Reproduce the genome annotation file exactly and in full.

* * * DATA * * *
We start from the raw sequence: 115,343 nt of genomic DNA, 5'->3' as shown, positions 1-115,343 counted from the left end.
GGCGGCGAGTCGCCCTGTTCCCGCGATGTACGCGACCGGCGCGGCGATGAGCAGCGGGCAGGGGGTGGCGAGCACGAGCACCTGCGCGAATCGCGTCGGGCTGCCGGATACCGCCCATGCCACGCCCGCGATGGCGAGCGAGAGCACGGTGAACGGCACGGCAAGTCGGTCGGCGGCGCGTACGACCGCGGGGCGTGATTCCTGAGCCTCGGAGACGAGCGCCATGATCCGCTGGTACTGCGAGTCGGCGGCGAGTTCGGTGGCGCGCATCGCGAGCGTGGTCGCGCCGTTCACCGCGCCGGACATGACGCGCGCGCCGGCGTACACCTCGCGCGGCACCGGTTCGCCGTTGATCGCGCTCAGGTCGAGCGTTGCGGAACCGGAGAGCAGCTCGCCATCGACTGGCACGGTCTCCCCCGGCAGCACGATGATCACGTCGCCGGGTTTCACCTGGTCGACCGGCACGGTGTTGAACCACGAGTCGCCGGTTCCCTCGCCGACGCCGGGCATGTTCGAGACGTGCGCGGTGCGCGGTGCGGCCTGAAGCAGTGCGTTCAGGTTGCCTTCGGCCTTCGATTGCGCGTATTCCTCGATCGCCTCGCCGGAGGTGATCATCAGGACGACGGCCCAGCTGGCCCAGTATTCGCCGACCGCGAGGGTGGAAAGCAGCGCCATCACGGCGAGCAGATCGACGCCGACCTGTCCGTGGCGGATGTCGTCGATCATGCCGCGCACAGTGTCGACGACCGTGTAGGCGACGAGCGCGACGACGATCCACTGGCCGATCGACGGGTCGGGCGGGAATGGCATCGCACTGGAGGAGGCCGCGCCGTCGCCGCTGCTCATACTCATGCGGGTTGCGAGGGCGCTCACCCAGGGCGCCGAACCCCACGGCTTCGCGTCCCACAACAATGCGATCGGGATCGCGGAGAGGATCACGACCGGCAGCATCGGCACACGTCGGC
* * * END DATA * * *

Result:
We start from the raw sequence: 115,343 nt of genomic DNA, 5'->3' as shown, positions 1-115,343 counted from the left end.
GGCGGCGAGTCGCCCTGTTCCCGCGATGTACGCGACCGGCGCGGCGATGAGCAGCGGGCAGGGGGTGGCGAGCACGAGCACCTGCGCGAATCGCGTCGGGCTGCCGGATACCGCCCATGCCACGCCCGCGATGGCGAGCGAGAGCACGGTGAACGGCACGGCAAGTCGGTCGGCGGCGCGTACGACCGCGGGGCGTGATTCCTGAGCCTCGGAGACGAGCGCCATGATCCGCTGGTACTGCGAGTCGGCGGCGAGTTCGGTGGCGCGCATCGCGAGCGTGGTCGCGCCGTTCACCGCGCCGGACATGACGCGCGCGCCGGCGTACACCTCGCGCGGCACCGGTTCGCCGTTGATCGCGCTCAGGTCGAGCGTTGCGGAACCGGAGAGCAGCTCGCCATCGACTGGCACGGTCTCCCCCGGCAGCACGATGATCACGTCGCCGGGTTTCACCTGGTCGACCGGCACGGTGTTGAACCACGAGTCGCCGGTTCCCTCGCCGACGCCGGGCATGTTCGAGACGTGCGCGGTGCGCGGTGCGGCCTGAAGCAGTGCGTTCAGGTTGCCTTCGGCCTTCGATTGCGCGTATTCCTCGATCGCCTCGCCGGAGGTGATCATCAGGACGACGGCCCAGCTGGCCCAGTATTCGCCGACCGCGAGGGTGGAAAGCAGCGCCATCACGGCGAGCAGATCGACGCCGACCTGTCCGTGGCGGATGTCGTCGATCATGCCGCGCACAGTGTCGACGACCGTGTAGGCGACGAGCGCGACGACGATCCACTGGCCGATCGACGGGTCGGGCGGGAATGGCATCGCACTGGAGGAGGCCGCGCCGTCGCCGCTGCTCATACTCATGCGGGTTGCGAGGGCGCTCACCCAGGGCGCCGAACCCCACGGCTTCGCGTCCCACAACAATGCGATCGGGATCGCGGAGAGGATCACGACCGGCAGCATCGGCACACGTCGGC